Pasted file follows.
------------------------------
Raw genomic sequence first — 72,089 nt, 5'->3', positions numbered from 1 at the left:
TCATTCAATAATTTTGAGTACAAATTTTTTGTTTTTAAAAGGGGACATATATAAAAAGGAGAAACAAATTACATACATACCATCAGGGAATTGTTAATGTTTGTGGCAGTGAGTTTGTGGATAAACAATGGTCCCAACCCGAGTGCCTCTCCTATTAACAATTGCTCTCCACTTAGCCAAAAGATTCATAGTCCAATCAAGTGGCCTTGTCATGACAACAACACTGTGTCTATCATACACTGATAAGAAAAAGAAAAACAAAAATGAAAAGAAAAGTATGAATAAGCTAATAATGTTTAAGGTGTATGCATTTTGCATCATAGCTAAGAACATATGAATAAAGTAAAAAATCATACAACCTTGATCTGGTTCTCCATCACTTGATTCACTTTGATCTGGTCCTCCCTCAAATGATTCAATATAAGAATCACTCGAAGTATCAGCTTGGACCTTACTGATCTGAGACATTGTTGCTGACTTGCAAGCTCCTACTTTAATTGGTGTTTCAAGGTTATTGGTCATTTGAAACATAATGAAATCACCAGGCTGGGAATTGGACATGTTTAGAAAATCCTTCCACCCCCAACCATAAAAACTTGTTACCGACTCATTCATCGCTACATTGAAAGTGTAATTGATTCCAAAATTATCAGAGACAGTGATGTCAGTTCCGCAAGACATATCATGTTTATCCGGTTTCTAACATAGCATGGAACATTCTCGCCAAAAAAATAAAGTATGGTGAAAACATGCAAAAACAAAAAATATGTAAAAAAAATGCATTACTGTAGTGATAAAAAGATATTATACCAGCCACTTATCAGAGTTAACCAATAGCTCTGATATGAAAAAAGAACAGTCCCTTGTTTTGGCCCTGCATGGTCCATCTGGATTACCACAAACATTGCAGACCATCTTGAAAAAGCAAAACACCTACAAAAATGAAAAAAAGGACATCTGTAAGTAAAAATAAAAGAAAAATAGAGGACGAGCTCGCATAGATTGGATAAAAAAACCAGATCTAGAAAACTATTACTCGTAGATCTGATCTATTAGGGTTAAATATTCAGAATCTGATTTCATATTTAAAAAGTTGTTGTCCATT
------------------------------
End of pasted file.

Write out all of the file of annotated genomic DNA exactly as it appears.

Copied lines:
Raw genomic sequence first — 72,089 nt, 5'->3', positions numbered from 1 at the left:
TCATTCAATAATTTTGAGTACAAATTTTTTGTTTTTAAAAGGGGACATATATAAAAAGGAGAAACAAATTACATACATACCATCAGGGAATTGTTAATGTTTGTGGCAGTGAGTTTGTGGATAAACAATGGTCCCAACCCGAGTGCCTCTCCTATTAACAATTGCTCTCCACTTAGCCAAAAGATTCATAGTCCAATCAAGTGGCCTTGTCATGACAACAACACTGTGTCTATCATACACTGATAAGAAAAAGAAAAACAAAAATGAAAAGAAAAGTATGAATAAGCTAATAATGTTTAAGGTGTATGCATTTTGCATCATAGCTAAGAACATATGAATAAAGTAAAAAATCATACAACCTTGATCTGGTTCTCCATCACTTGATTCACTTTGATCTGGTCCTCCCTCAAATGATTCAATATAAGAATCACTCGAAGTATCAGCTTGGACCTTACTGATCTGAGACATTGTTGCTGACTTGCAAGCTCCTACTTTAATTGGTGTTTCAAGGTTATTGGTCATTTGAAACATAATGAAATCACCAGGCTGGGAATTGGACATGTTTAGAAAATCCTTCCACCCCCAACCATAAAAACTTGTTACCGACTCATTCATCGCTACATTGAAAGTGTAATTGATTCCAAAATTATCAGAGACAGTGATGTCAGTTCCGCAAGACATATCATGTTTATCCGGTTTCTAACATAGCATGGAACATTCTCGCCAAAAAAATAAAGTATGGTGAAAACATGCAAAAACAAAAAATATGTAAAAAAAATGCATTACTGTAGTGATAAAAAGATATTATACCAGCCACTTATCAGAGTTAACCAATAGCTCTGATATGAAAAAAGAACAGTCCCTTGTTTTGGCCCTGCATGGTCCATCTGGATTACCACAAACATTGCAGACCATCTTGAAAAAGCAAAACACCTACAAAAATGAAAAAAAGGACATCTGTAAGTAAAAATAAAAGAAAAATAGAGGACGAGCTCGCATAGATTGGATAAAAAAACCAGATCTAGAAAACTATTACTCGTAGATCTGATCTATTAGGGTTAAATATTCAGAATCTGATTTCATATTTAAAAAGTTGTTGTCCATT